The Isiah-MJ feud has taken a fresh turn with the 2-time champion claiming he dominated Jordan head-to-head.
Isiah, who played in the NBA for 13 seasons, was a bonafide star around whom the Pistons built a successful playoff team. Coach Chuck Daly had many weapons in his arsenal, but Thomas was his trump card. The personification of guts, nobody who watched it can forget Isiah exploding for 25 points after injuring his ankle in the 1988 NBA Finals.
Isiah is, however, doing his legacy no good by talking down on his contemporary and the consensus GOAT, Michael Jordan. It seems ever since Jordan revealed his revulsion of Isiah on The Last Dance, the former has lived rent-free in the head of the latter.
Why Isiah is right, and yet wrong about his rivalry with Michael Jordan
Appearing on Shannon Sharpe’s Club Shay Shay podcast, Isiah made this controversial statement. According to Thomas, he dominated the head to head with Jordan.
“Head to head, I was dominant over Jordan, he just wasn’t my competition. My focus was on Larry Bird, Magic Johnson, Kareem Abdul-Jabbar and Dr. J more than Michael.”
Isiah Thomas says he was “dominant” head to head vs. Michael Jordan;
“Head to head, I was dominant over him (Michael Jordan)…Until 1991 when I basically had career-ending wrist surgery, my record against him and his team, it really wasn’t competition there.”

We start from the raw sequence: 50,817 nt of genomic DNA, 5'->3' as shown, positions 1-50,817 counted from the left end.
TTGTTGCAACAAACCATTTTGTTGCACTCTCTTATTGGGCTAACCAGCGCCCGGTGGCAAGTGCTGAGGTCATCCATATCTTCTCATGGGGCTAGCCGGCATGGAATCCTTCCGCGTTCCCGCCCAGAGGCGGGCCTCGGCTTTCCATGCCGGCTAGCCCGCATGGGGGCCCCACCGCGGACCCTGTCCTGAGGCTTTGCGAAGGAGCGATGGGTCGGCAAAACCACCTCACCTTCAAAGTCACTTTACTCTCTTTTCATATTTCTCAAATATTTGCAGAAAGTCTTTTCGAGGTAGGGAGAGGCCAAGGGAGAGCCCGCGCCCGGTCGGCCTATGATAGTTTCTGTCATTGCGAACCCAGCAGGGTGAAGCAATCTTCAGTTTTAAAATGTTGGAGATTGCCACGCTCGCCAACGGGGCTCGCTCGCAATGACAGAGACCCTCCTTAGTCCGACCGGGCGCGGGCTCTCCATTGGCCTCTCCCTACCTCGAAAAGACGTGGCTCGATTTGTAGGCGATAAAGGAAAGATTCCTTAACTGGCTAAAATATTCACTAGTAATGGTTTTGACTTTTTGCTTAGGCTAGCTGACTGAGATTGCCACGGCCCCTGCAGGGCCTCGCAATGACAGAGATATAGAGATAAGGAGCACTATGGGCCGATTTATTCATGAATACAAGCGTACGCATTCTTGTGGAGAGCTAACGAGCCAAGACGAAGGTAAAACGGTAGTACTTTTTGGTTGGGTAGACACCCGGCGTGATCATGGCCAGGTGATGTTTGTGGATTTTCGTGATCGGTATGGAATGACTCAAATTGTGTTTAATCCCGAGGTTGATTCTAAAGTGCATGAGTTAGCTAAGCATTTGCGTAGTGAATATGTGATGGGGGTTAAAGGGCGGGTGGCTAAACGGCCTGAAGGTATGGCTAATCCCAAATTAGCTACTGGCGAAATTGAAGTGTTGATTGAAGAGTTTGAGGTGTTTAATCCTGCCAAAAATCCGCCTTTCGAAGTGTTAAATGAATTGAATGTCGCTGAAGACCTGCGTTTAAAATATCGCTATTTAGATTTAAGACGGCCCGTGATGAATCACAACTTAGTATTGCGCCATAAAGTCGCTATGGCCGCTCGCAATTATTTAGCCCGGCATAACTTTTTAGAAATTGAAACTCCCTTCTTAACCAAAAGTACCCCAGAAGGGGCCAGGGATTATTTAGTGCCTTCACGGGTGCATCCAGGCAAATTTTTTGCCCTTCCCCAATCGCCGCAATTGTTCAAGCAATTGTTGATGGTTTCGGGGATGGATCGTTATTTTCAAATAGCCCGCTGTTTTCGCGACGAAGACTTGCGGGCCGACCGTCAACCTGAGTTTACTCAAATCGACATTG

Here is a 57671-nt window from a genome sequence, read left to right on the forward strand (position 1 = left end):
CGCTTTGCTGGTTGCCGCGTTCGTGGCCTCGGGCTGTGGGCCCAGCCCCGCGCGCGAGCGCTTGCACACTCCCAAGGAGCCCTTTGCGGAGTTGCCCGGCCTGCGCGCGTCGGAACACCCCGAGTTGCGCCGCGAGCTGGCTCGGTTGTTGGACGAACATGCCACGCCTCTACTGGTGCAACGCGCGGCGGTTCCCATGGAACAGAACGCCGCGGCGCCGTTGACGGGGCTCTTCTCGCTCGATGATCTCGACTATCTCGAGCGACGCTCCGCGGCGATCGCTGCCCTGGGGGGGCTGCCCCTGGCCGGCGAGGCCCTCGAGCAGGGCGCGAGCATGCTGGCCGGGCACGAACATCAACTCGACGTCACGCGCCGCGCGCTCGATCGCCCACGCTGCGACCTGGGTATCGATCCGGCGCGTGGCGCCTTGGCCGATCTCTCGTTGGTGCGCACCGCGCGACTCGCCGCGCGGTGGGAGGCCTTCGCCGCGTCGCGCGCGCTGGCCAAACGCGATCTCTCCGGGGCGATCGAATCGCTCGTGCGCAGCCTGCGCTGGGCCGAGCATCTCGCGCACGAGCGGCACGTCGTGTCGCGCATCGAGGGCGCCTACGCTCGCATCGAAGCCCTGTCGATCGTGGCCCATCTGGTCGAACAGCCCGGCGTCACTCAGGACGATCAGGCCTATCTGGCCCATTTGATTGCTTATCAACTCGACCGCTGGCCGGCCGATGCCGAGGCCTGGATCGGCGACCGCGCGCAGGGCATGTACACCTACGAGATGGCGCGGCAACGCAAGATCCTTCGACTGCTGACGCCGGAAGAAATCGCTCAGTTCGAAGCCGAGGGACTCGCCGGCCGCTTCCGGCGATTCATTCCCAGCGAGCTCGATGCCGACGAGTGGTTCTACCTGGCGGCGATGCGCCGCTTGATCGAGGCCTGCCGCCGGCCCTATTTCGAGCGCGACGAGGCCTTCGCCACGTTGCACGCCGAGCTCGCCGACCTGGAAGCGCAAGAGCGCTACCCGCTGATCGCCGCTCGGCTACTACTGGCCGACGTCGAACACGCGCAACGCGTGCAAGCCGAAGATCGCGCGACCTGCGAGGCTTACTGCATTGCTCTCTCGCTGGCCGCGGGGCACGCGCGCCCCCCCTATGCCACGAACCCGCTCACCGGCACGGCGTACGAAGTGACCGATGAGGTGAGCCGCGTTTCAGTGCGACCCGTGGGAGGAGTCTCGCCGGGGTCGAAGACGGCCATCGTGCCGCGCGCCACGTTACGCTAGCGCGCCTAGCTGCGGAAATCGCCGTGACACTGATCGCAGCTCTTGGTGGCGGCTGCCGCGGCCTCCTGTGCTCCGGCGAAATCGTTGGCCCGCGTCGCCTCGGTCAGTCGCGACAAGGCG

— Hoop Central (@TheHoopCentral) November 11, 2020
Through 4 playoff series, Thomas holds a 3-1 record over Jordan. He won his first 3 faceoffs with the Bulls, although the degree of difficulty got higher each time.
The problem, as many would point out, was that once Jordan started winning against the Pistons, Thomas and co had no answer for him. The Bulls swept the Pistons in 1991, and the two never faced each other in the playoffs again.
Thomas missed the playoffs both in 1993 as well as 1994. An Achilles tear led to him retiring comparatively early for a top 50 player of all time.
While it’s true that Thomas dominated his head to head initially with Jordan, it is preposterous to think he didn’t worry about him. Jordan was the biggest thorn in the Pistons’ path to the championship both in 1989 and 1990, winning more games than his other opponents. This is plain hate on Thomas’s part.